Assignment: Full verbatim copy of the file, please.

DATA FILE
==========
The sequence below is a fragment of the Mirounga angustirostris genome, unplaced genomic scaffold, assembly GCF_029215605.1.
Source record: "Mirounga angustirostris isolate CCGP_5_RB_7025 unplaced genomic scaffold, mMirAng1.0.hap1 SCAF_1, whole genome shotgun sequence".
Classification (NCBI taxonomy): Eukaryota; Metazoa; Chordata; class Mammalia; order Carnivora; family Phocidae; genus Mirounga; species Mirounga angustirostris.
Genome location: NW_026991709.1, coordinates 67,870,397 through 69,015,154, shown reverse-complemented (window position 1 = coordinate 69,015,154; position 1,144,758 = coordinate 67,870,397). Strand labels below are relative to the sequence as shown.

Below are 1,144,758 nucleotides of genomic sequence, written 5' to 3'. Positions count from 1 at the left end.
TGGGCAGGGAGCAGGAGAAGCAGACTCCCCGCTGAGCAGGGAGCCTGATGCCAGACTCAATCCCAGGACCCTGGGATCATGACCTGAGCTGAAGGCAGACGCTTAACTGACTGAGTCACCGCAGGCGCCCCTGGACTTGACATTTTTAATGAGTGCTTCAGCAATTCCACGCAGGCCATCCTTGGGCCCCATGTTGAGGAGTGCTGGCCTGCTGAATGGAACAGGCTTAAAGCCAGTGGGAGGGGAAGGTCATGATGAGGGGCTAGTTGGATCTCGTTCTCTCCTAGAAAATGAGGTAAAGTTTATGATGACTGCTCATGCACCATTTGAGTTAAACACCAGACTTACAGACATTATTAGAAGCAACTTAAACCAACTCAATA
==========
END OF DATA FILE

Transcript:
The sequence below is a fragment of the Mirounga angustirostris genome, unplaced genomic scaffold, assembly GCF_029215605.1.
Source record: "Mirounga angustirostris isolate CCGP_5_RB_7025 unplaced genomic scaffold, mMirAng1.0.hap1 SCAF_1, whole genome shotgun sequence".
Classification (NCBI taxonomy): Eukaryota; Metazoa; Chordata; class Mammalia; order Carnivora; family Phocidae; genus Mirounga; species Mirounga angustirostris.
Genome location: NW_026991709.1, coordinates 67,870,397 through 69,015,154, shown reverse-complemented (window position 1 = coordinate 69,015,154; position 1,144,758 = coordinate 67,870,397). Strand labels below are relative to the sequence as shown.

Below are 1,144,758 nucleotides of genomic sequence, written 5' to 3'. Positions count from 1 at the left end.
TGGGCAGGGAGCAGGAGAAGCAGACTCCCCGCTGAGCAGGGAGCCTGATGCCAGACTCAATCCCAGGACCCTGGGATCATGACCTGAGCTGAAGGCAGACGCTTAACTGACTGAGTCACCGCAGGCGCCCCTGGACTTGACATTTTTAATGAGTGCTTCAGCAATTCCACGCAGGCCATCCTTGGGCCCCATGTTGAGGAGTGCTGGCCTGCTGAATGGAACAGGCTTAAAGCCAGTGGGAGGGGAAGGTCATGATGAGGGGCTAGTTGGATCTCGTTCTCTCCTAGAAAATGAGGTAAAGTTTATGATGACTGCTCATGCACCATTTGAGTTAAACACCAGACTTACAGACATTATTAGAAGCAACTTAAACCAACTCAATA